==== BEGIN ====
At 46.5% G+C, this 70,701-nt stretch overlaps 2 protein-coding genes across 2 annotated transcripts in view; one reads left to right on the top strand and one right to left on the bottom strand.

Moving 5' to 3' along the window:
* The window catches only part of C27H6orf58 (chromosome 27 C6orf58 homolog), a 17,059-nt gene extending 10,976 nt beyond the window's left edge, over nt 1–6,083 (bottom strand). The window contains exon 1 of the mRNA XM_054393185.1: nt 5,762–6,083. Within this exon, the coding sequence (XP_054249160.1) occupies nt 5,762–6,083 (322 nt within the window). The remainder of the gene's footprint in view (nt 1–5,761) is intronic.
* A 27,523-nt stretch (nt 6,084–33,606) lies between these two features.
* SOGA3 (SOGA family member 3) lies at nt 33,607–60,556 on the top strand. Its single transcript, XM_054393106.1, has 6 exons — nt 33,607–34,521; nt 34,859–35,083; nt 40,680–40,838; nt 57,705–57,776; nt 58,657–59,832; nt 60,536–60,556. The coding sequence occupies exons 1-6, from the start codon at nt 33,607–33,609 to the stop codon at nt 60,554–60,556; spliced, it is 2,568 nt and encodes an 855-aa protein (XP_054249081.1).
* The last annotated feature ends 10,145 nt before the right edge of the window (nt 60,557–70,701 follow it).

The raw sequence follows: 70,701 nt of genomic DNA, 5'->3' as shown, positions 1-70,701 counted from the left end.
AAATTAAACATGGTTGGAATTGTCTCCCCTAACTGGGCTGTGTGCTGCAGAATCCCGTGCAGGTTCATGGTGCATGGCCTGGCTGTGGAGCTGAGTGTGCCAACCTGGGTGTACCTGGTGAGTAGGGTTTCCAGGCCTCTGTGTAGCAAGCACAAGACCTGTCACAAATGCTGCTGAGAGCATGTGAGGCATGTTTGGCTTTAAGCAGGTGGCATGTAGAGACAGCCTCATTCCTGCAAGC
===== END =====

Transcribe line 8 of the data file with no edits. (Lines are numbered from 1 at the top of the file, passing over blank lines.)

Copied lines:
AAATTAAACATGGTTGGAATTGTCTCCCCTAACTGGGCTGTGTGCTGCAGAATCCCGTGCAGGTTCATGGTGCATGGCCTGGCTGTGGAGCTGAGTGTGCCAACCTGGGTGTACCTGGTGAGTAGGGTTTCCAGGCCTCTGTGTAGCAAGCACAAGACCTGTCACAAATGCTGCTGAGAGCATGTGAGGCATGTTTGGCTTTAAGCAGGTGGCATGTAGAGACAGCCTCATTCCTGCAAGC